In the exhibition “Slip Zone: A New Look at Post-War Abstraction in the Americas and East Asia” at the Dallas Museum of Art, a 1947 Jackson Pollock painting cathedral Hanging near a picture documenting Gutai artist Kazu Shiraga’s drawing with his feet at the “Second Gutai Art Gallery” in Tokyo in October 1956. He stands shirtless with his pants rolled up, apparently dancing on the canvas under his feet. Driven by the feeling of physical conflict. Compare this photo with the familiar photos by Hans Namuth that show Bullock reclining on a canvas scattered with paint on his studio floor. Despite the visual similarity of Gutai’s paintings and their homage to Pollock’s work, these images illustrate some fundamental differences in the artists’ approaches to process and tradition. Pollock sits on the canvas, retaining her pictorial frame, working more around the painting than acting on it. Shiraga literally uses the surface of the canvas itself as a site for unblocked rendering, making Bullock appear graphically and set in contrast.
Such clarifications about long-standing assumptions about the primacy and supremacy of American (white) and European abstract art within global modernism are repeated throughout the “Slip Zone”, which brings together works not only from Gutai but also from Mono Ha in Japan, Dansaekhwa in Korea, and Neoconcretism in Brazil. The artists behind these movements emerged from distinct cultural contexts whose traditions and concerns tempered their work, and in turn contributed to an international conversation about the untapped possibilities of material, form, and abstraction. Rather than presenting post-war modernity as a European-American export to other parts of the world, “Slip Zone” highlights the heterogeneous, heterogeneous artistic pollination that occurred during this period, both globally and across racial divisions within the United States.
The work of such essential American artists as Pollock, Robert Rauschenberg, Helen Frankenthaler, and Mark Rothko is already included in the “slide zone,” but the presentation provides more fleeting context than enshrines their positions, effectively showing how many artists contributed to the modernist visual in explicit patterns of reference points The backgrounds are vastly different. For example, Rothko’s uncharacteristically vivid painting accompanies a Frankenthaler work dominated by similar vermilion colors, resonating visually on the gallery floor in the early latex poured Linda Bengalis titled Odalisque (Hey, Hey Frankenthaler)1969. Psychedelic swirls of casting Bengalis are themselves refracted nearby in a 1965 oil painting by Gutai Shuzo Shimamoto Untitled – vortexwhich shows the influence of traditional Japanese paper marbling techniques such as sominagashi In overlapping rings of color resemble an amoeba.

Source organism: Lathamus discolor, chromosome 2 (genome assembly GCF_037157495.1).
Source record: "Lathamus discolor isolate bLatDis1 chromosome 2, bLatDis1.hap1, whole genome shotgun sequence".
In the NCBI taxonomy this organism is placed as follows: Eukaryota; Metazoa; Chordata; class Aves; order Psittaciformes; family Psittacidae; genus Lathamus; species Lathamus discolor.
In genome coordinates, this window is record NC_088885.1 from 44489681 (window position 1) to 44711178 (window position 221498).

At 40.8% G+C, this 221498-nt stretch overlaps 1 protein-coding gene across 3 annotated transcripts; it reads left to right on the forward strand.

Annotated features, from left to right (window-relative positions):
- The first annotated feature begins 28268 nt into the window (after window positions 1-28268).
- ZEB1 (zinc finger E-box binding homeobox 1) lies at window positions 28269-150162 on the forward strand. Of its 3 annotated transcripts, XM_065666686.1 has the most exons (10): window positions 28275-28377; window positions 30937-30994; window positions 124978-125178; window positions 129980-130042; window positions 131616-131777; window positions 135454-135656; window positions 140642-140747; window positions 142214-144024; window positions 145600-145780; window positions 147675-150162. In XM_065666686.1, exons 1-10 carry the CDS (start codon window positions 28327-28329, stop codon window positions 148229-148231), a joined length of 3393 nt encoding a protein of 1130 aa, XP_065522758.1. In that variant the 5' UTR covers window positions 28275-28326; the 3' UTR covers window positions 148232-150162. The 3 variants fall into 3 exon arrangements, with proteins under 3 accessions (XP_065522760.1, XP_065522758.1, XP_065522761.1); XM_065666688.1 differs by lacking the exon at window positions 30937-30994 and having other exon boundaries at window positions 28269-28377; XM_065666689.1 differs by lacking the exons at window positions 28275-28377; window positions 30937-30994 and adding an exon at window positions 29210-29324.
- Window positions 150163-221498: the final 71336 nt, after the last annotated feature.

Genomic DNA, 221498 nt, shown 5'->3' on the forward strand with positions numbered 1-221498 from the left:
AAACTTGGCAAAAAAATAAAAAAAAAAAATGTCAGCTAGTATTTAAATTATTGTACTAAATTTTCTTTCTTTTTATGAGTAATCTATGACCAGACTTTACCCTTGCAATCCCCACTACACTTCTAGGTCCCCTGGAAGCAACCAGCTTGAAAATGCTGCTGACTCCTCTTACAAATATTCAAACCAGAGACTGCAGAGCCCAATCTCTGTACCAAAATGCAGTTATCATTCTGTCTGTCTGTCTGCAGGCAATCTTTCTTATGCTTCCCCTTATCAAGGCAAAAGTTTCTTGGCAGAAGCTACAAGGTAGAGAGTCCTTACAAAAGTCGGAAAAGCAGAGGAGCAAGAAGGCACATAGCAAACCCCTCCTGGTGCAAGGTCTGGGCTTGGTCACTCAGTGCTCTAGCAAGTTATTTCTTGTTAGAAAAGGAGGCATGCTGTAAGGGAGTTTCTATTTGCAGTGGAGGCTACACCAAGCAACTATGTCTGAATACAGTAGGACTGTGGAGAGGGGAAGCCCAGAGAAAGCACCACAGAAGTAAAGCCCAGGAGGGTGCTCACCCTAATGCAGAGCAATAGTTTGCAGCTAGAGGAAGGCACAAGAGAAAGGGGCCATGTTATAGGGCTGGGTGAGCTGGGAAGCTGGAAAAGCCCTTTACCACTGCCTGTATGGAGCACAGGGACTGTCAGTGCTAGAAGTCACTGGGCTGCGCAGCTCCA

Arrayed with tapered stripes of blue pigment fading rhythmically like an ink stamp that loses, Korean artist Lee Yufan, 1978 from point It combines repetitive minimalist techniques with traditional Japanese materials such as NikawaGlue for animal skin used in silk painting. The prioritization of Ufan’s basic material properties as much as Western notions of artistic expression appear most dramatically in his sculpture. relatum (1968/1969/2011), in which the artist drops a stone on a pane of glass and leaves it for display on the broken surface, wielded with a violent brilliance amidst a stillness. Such philosophical explorations of the body and process-based attempts at “not making” were the hallmark of Mono-ha (or “School of Things”), a movement spearheaded by Yufan and the Japanese artist Nobuo Seiken.
As part of its ambitious reassessment of a modernist history marred by hierarchies and segregation, Slip Zone also highlights the unacknowledged contributions of black American artists working in various forms of postwar abstraction, including color field painting and Minimalism. The exhibition takes its title from a 1971 painting by Jack Whitten of a striped and grooved surface that the artist created using tools such as combs and pistons. Hanging on top of a wall in the central exhibition hall, a sheet (1970)—One of Sam Gilliam’s signature unrolled canvases—impressively expands its painted folds, lending the space a church-like quality. Elsewhere, the victorious plaques are extensive Marcia H Travels by Frank Bowling and Intarsia By Ed Clark (both 1970) They face each other across a gallery, each emitting a distinct, delicate aura through the layers of color bleed—bowling soft and veil-like, Clark’s heavily lined and horizontal. In between, the attractive sculpting of molded polyester Untitled (lens equivalent)1978, by California light and space artist Fred Eversley, as an energetic, vivid prism with a soft blue sheen.
Few artists exemplify the true cultural heritage of post-war abstraction as well as Senga Ningudi, who spent a year studying jotai at Waseda University in Tokyo before returning to the United States to participate in the black avant-garde movements of the 1960s and 1970s. Using vinyl bags of vividly colored water to explore the weight and movement of fluids, Ningudi’s early work water composition (1969-70 / 2019) reveals the direct influence of Gutai Sadamasa Motonaga’s 1956 installation work (water), where sheets of vinyl filled with dyed water are hung between trees. Ningudi’s building also anticipates the formal interests of her later work, most famously in the “RSVP” series (1975-1977), which involves tying pantyhose together and pinned to walls and sanded. Drawing compelling and subtle connections like these, Slip Zone insists on a revised history of abstraction that acknowledges and celebrates the dynamic, multi-directional cultural exchange that these artworks attest to.